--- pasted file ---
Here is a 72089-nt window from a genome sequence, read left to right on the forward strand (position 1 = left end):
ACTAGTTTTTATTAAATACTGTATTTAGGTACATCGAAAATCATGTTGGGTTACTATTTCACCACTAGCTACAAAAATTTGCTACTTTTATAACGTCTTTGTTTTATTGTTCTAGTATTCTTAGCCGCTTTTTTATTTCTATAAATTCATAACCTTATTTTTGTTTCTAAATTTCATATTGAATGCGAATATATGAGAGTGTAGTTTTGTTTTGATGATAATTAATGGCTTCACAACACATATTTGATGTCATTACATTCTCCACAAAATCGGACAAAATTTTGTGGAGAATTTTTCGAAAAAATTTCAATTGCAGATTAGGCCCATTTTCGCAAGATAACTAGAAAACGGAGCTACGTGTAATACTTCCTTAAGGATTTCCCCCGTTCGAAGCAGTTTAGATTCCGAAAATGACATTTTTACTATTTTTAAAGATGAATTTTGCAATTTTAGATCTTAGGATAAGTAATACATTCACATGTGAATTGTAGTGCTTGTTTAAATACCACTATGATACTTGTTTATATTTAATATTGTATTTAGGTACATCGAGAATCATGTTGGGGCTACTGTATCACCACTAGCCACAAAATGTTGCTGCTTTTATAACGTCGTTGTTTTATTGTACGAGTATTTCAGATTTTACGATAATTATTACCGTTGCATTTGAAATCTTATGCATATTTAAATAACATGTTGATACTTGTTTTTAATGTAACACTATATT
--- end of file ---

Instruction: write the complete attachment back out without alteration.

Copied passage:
Here is a 72089-nt window from a genome sequence, read left to right on the forward strand (position 1 = left end):
ACTAGTTTTTATTAAATACTGTATTTAGGTACATCGAAAATCATGTTGGGTTACTATTTCACCACTAGCTACAAAAATTTGCTACTTTTATAACGTCTTTGTTTTATTGTTCTAGTATTCTTAGCCGCTTTTTTATTTCTATAAATTCATAACCTTATTTTTGTTTCTAAATTTCATATTGAATGCGAATATATGAGAGTGTAGTTTTGTTTTGATGATAATTAATGGCTTCACAACACATATTTGATGTCATTACATTCTCCACAAAATCGGACAAAATTTTGTGGAGAATTTTTCGAAAAAATTTCAATTGCAGATTAGGCCCATTTTCGCAAGATAACTAGAAAACGGAGCTACGTGTAATACTTCCTTAAGGATTTCCCCCGTTCGAAGCAGTTTAGATTCCGAAAATGACATTTTTACTATTTTTAAAGATGAATTTTGCAATTTTAGATCTTAGGATAAGTAATACATTCACATGTGAATTGTAGTGCTTGTTTAAATACCACTATGATACTTGTTTATATTTAATATTGTATTTAGGTACATCGAGAATCATGTTGGGGCTACTGTATCACCACTAGCCACAAAATGTTGCTGCTTTTATAACGTCGTTGTTTTATTGTACGAGTATTTCAGATTTTACGATAATTATTACCGTTGCATTTGAAATCTTATGCATATTTAAATAACATGTTGATACTTGTTTTTAATGTAACACTATATT